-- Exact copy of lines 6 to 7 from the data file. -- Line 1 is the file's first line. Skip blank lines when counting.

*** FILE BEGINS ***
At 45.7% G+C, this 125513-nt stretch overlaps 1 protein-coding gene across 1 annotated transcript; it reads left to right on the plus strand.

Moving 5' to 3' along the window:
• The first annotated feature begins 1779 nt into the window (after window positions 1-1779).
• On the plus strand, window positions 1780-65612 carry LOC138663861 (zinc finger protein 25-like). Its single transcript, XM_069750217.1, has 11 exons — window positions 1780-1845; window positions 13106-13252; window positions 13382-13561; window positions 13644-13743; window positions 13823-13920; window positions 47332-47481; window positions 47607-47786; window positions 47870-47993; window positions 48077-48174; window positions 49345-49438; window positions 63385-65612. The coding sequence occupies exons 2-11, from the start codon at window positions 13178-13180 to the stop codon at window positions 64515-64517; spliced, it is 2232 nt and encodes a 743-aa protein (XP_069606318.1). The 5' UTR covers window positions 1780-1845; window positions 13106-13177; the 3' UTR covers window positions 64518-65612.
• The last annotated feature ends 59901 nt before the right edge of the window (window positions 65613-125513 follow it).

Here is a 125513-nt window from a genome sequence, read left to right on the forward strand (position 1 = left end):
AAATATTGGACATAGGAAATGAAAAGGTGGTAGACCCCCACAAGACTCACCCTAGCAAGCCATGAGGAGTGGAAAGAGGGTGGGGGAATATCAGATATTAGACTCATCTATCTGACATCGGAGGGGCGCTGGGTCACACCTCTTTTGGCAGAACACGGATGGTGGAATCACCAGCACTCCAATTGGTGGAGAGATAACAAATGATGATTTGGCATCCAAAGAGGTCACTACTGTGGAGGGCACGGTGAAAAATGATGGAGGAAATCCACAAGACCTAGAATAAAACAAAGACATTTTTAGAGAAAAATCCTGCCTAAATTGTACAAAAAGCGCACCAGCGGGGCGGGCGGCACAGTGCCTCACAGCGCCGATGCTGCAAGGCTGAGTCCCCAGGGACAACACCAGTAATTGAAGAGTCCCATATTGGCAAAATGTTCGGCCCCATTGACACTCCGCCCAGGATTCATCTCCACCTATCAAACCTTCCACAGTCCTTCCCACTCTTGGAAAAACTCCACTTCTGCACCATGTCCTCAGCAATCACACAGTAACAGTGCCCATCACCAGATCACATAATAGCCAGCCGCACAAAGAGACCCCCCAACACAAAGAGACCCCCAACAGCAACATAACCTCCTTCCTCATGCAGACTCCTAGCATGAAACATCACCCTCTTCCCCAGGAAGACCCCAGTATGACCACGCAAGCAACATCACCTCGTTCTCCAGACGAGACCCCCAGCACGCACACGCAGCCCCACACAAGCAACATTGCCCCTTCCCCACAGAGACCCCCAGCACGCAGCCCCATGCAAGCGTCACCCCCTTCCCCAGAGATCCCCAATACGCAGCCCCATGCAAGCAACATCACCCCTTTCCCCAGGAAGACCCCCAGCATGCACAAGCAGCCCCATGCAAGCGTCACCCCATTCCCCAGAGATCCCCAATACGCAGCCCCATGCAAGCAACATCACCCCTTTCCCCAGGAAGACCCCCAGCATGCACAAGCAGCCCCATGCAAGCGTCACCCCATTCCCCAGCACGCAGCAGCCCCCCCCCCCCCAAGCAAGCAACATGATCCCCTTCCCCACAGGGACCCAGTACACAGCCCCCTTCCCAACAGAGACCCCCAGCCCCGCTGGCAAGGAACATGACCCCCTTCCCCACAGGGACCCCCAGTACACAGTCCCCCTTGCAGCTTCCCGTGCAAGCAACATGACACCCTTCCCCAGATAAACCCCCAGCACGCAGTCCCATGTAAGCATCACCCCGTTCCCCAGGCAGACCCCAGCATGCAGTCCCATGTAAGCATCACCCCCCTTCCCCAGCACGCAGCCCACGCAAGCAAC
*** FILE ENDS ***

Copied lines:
Here is a 125513-nt window from a genome sequence, read left to right on the forward strand (position 1 = left end):
AAATATTGGACATAGGAAATGAAAAGGTGGTAGACCCCCACAAGACTCACCCTAGCAAGCCATGAGGAGTGGAAAGAGGGTGGGGGAATATCAGATATTAGACTCATCTATCTGACATCGGAGGGGCGCTGGGTCACACCTCTTTTGGCAGAACACGGATGGTGGAATCACCAGCACTCCAATTGGTGGAGAGATAACAAATGATGATTTGGCATCCAAAGAGGTCACTACTGTGGAGGGCACGGTGAAAAATGATGGAGGAAATCCACAAGACCTAGAATAAAACAAAGACATTTTTAGAGAAAAATCCTGCCTAAATTGTACAAAAAGCGCACCAGCGGGGCGGGCGGCACAGTGCCTCACAGCGCCGATGCTGCAAGGCTGAGTCCCCAGGGACAACACCAGTAATTGAAGAGTCCCATATTGGCAAAATGTTCGGCCCCATTGACACTCCGCCCAGGATTCATCTCCACCTATCAAACCTTCCACAGTCCTTCCCACTCTTGGAAAAACTCCACTTCTGCACCATGTCCTCAGCAATCACACAGTAACAGTGCCCATCACCAGATCACATAATAGCCAGCCGCACAAAGAGACCCCCCAACACAAAGAGACCCCCAACAGCAACATAACCTCCTTCCTCATGCAGACTCCTAGCATGAAACATCACCCTCTTCCCCAGGAAGACCCCAGTATGACCACGCAAGCAACATCACCTCGTTCTCCAGACGAGACCCCCAGCACGCACACGCAGCCCCACACAAGCAACATTGCCCCTTCCCCACAGAGACCCCCAGCACGCAGCCCCATGCAAGCGTCACCCCCTTCCCCAGAGATCCCCAATACGCAGCCCCATGCAAGCAACATCACCCCTTTCCCCAGGAAGACCCCCAGCATGCACAAGCAGCCCCATGCAAGCGTCACCCCATTCCCCAGAGATCCCCAATACGCAGCCCCATGCAAGCAACATCACCCCTTTCCCCAGGAAGACCCCCAGCATGCACAAGCAGCCCCATGCAAGCGTCACCCCATTCCCCAGCACGCAGCAGCCCCCCCCCCCCCAAGCAAGCAACATGATCCCCTTCCCCACAGGGACCCAGTACACAGCCCCCTTCCCAACAGAGACCCCCAGCCCCGCTGGCAAGGAACATGACCCCCTTCCCCACAGGGACCCCCAGTACACAGTCCCCCTTGCAGCTTCCCGTGCAAGCAACATGACACCCTTCCCCAGATAAACCCCCAGCACGCAGTCCCATGTAAGCATCACCCCGTTCCCCAGGCAGACCCCAGCATGCAGTCCCATGTAAGCATCACCCCCCTTCCCCAGCACGCAGCCCACGCAAGCAAC